December 30, 2008

Palestine's Guernica and the Myths of Israeli Victimhood

Mustafa Barghouthi, Huffingtonpost

The Israeli campaign of 'death from above' began around 11 am, on Saturday morning, the 27th of December, and stretched straight through the night into this morning. The massacre continues Sunday as I write these words.

The bloodiest single day in Palestine since the War of 1967 is far from over following on Israel's promised that this is 'only the beginning' of their campaign of state terror. At least 290 people have been murdered thus far, but the body count continues to rise at a dramatic pace as more mutilated bodies are pulled from the rubble, previous victims succumb to their wounds and new casualties are created by the minute.

What has and is occurring is nothing short of a war crime, yet the Israeli public relations machine is in full-swing, churning out lies by the minute.

Once and for all it is time to expose the myths that they have created.

1. Israelis have claimed to have ended the occupation of the Gaza Strip in 2005.

While Israel has indeed removed the settlements from the tiny coastal Strip, they have in no way ended the occupation. They remained in control of the borders, the airspace and the waterways of Gaza, and have carried out frequent raids and targeted assassinations since the disengagement. read more

December 24, 2008

Hamas and the Gaza Strip Become the Major Electoral Issues in Israel

Sergio Yahni, Alternative Information Center

The three major political parties in Israel, Likud, Kadima and Labor, published their lists of candidates for the 10 February parliamentary elections as the political platforms of the parties toward the elections begins to be clearer.
As the elections approach, it is difficult to find significant ideological differences among the major actors.

All three major political parties have marginalized Palestinian citizens of Israel in their list of candidates for the Knesset. Furthermore, women, new immigrants and Jews of non-European origin are under-represented in the electoral lists. Among the first 20 candidates, the Likud included four women, three non-European Jews and two new immigrants. Kadima included five women, seven non-European Jews and three new immigrants.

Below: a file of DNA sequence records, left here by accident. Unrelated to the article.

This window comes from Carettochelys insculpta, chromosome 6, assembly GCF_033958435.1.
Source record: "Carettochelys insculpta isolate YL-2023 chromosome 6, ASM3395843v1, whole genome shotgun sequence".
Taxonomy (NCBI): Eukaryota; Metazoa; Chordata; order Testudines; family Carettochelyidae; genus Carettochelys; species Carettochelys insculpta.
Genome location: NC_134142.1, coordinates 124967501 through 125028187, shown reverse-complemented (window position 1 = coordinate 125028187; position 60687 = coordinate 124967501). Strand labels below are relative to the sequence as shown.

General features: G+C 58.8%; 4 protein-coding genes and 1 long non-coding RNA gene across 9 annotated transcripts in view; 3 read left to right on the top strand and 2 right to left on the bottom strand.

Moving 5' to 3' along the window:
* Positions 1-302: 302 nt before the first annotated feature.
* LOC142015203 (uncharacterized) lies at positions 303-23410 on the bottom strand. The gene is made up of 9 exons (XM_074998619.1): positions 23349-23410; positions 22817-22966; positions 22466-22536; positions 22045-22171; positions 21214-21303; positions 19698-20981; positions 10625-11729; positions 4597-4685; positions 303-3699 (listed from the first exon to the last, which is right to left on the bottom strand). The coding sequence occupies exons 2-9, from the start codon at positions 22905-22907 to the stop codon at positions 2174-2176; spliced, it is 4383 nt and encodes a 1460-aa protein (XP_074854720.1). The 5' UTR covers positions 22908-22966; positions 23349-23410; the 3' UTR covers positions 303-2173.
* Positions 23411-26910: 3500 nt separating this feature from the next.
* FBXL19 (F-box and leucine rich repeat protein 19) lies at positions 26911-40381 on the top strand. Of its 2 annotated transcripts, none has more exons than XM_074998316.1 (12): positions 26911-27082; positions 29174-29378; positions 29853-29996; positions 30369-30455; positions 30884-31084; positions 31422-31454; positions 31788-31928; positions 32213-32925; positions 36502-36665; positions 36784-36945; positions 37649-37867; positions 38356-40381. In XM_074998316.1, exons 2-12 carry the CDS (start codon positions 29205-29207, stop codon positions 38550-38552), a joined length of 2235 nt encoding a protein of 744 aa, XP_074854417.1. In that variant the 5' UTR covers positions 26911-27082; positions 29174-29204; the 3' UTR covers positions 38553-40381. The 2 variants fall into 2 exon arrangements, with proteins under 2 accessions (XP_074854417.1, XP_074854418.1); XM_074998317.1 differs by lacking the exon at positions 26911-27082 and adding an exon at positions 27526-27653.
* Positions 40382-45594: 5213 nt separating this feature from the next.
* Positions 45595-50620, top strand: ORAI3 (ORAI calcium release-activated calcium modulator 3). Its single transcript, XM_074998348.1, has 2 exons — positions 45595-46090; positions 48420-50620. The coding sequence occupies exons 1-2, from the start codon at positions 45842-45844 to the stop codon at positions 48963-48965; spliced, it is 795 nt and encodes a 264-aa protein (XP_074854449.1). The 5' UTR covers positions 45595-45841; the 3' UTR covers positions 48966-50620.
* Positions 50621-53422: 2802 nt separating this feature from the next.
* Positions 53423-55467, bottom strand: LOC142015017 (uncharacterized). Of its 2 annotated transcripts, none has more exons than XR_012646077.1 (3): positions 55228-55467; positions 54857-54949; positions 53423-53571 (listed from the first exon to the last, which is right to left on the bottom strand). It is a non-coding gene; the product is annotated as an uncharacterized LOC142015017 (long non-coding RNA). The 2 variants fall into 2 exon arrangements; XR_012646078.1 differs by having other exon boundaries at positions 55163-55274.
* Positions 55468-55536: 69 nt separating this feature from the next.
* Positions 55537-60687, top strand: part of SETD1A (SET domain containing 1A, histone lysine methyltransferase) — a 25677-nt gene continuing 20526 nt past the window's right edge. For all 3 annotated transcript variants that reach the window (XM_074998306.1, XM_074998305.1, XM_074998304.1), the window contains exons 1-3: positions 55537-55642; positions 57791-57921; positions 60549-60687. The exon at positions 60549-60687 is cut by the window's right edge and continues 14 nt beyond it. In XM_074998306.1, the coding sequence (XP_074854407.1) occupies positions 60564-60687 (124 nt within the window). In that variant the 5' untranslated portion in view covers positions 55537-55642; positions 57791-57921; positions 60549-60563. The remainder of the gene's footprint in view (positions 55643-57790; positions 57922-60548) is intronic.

Among the three major parties, only the Labor Party included non-Jews among the first 20 candidates—Ghaleb Majadlah and Shakhib Shanaan in the 15th and 16th place of the list respectively. According to the latest polls, at least one of them, Ghaleb Majadlah, has some chance of being elected. The Labor party is also the party with the highest rate of Jews of non-European descent in their lists, but they, as well as women and new immigrants, are still under-represented. However, the relatively larger representation of minorities in the party list does not amount to a representative political agenda. read more

Lebanon's supersonic solution?

Matthias S Klein
Guardian, 21 December 2008

"Russia has promised to give Lebanon 10 fighter jets. But they could be more of a liability than an military asset"

During a trip to Moscow last week the Lebanese defence minister, Elias Murr, exuberantly announced that Russia will provide Lebanon with 10 MiG-29 fighter jets, as part of a general military aid package. He added that it "was much more than we had expected".

According to Mikhail Dmitriyev, director of the Federal Military-Technical Cooperation Service, the planes will come out of Russia's own "existing contingent", and both modernisation and transport to Lebanon be paid for by the Russian ministry of defence. Also, they will be covered by an initial limited warranty period that later is to be followed by a maintenance agreement. Needless to say, the Lebanese pilots will also be trained in Russia. read more

December 21, 2008

Turkey's Domino Theory

David Ignatius, Washington Post
Sunday, December 21, 2008